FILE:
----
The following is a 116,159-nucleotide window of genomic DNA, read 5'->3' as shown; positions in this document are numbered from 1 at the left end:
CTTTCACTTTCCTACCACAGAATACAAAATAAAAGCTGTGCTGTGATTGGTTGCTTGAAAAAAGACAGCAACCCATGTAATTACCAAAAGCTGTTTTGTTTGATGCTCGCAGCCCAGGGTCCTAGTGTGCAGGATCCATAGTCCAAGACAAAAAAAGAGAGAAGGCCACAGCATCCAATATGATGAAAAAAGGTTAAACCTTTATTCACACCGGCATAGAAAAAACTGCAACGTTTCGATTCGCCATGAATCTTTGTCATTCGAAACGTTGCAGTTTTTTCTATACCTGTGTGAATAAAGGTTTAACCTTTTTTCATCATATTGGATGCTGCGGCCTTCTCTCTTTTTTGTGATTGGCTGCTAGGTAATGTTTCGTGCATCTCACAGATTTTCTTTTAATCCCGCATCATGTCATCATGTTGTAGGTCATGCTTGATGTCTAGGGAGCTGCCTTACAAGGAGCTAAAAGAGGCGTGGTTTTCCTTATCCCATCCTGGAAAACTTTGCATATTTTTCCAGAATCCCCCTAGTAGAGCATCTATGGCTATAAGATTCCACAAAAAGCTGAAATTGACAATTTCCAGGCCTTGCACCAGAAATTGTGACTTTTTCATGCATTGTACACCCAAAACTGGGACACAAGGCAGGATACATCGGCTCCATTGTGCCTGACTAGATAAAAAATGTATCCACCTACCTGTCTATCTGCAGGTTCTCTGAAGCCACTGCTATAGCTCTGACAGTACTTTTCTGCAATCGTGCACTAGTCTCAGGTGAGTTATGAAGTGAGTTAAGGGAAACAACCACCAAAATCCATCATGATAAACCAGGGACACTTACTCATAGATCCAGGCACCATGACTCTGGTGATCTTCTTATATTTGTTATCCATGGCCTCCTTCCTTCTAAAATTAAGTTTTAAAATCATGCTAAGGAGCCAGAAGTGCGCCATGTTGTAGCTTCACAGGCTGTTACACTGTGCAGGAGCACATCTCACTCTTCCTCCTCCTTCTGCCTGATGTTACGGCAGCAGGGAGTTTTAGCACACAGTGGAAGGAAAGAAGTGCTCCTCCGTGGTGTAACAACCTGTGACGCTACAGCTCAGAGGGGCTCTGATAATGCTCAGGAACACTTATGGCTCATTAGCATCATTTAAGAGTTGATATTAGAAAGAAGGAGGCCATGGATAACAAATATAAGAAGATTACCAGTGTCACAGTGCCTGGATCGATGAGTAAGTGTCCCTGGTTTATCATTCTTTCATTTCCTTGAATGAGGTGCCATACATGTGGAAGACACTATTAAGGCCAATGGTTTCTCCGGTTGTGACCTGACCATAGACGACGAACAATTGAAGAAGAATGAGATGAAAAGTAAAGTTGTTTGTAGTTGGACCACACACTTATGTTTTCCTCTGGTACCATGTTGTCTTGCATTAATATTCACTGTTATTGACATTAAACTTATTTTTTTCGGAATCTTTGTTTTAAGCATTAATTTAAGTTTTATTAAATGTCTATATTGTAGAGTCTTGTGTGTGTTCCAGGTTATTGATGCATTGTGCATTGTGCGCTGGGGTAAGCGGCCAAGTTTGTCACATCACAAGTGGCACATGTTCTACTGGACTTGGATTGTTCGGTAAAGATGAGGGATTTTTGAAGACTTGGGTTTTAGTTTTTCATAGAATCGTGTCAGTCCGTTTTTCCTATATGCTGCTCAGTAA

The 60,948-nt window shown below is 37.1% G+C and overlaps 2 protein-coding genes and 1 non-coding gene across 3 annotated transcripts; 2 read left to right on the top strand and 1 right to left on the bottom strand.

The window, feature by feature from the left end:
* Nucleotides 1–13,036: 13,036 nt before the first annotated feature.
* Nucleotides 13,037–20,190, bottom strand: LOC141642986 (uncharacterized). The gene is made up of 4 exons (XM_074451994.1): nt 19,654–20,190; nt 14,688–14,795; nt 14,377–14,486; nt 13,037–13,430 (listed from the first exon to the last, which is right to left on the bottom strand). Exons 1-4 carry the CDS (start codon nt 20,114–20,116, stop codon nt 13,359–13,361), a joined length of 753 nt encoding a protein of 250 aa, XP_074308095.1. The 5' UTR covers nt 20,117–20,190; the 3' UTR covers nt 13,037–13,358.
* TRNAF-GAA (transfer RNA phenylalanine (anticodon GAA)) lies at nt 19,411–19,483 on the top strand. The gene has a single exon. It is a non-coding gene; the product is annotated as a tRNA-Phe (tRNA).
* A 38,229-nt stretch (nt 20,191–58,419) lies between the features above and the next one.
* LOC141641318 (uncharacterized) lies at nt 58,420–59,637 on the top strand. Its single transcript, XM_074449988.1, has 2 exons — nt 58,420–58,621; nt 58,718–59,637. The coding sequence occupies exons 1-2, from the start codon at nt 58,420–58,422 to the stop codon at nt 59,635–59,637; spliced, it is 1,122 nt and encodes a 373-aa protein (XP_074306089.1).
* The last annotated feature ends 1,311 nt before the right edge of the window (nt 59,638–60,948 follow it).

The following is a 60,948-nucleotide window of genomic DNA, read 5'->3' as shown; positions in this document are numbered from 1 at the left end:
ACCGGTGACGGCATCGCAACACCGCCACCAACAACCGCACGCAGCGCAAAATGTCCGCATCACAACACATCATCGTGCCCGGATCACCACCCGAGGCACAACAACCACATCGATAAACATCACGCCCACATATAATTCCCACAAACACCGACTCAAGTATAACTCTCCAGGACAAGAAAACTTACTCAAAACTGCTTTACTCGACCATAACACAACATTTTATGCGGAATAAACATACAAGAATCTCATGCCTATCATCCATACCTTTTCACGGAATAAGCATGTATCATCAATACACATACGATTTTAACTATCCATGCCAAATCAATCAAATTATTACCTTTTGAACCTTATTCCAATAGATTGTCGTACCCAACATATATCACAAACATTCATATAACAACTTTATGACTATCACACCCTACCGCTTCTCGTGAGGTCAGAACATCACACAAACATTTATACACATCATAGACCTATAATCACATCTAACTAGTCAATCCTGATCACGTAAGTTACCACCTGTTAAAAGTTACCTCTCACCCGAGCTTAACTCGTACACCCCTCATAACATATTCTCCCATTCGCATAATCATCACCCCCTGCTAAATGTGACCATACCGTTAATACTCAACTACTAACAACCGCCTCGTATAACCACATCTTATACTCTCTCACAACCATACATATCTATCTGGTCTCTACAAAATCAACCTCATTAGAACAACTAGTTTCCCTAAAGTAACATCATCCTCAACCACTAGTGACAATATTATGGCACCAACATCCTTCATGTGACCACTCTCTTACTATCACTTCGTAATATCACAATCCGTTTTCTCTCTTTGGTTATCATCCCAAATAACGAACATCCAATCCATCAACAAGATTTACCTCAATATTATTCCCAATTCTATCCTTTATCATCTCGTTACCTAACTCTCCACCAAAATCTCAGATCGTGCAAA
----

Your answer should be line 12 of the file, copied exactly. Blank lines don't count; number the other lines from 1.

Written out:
ACCGGTGACGGCATCGCAACACCGCCACCAACAACCGCACGCAGCGCAAAATGTCCGCATCACAACACATCATCGTGCCCGGATCACCACCCGAGGCACAACAACCACATCGATAAACATCACGCCCACATATAATTCCCACAAACACCGACTCAAGTATAACTCTCCAGGACAAGAAAACTTACTCAAAACTGCTTTACTCGACCATAACACAACATTTTATGCGGAATAAACATACAAGAATCTCATGCCTATCATCCATACCTTTTCACGGAATAAGCATGTATCATCAATACACATACGATTTTAACTATCCATGCCAAATCAATCAAATTATTACCTTTTGAACCTTATTCCAATAGATTGTCGTACCCAACATATATCACAAACATTCATATAACAACTTTATGACTATCACACCCTACCGCTTCTCGTGAGGTCAGAACATCACACAAACATTTATACACATCATAGACCTATAATCACATCTAACTAGTCAATCCTGATCACGTAAGTTACCACCTGTTAAAAGTTACCTCTCACCCGAGCTTAACTCGTACACCCCTCATAACATATTCTCCCATTCGCATAATCATCACCCCCTGCTAAATGTGACCATACCGTTAATACTCAACTACTAACAACCGCCTCGTATAACCACATCTTATACTCTCTCACAACCATACATATCTATCTGGTCTCTACAAAATCAACCTCATTAGAACAACTAGTTTCCCTAAAGTAACATCATCCTCAACCACTAGTGACAATATTATGGCACCAACATCCTTCATGTGACCACTCTCTTACTATCACTTCGTAATATCACAATCCGTTTTCTCTCTTTGGTTATCATCCCAAATAACGAACATCCAATCCATCAACAAGATTTACCTCAATATTATTCCCAATTCTATCCTTTATCATCTCGTTACCTAACTCTCCACCAAAATCTCAGATCGTGCAAA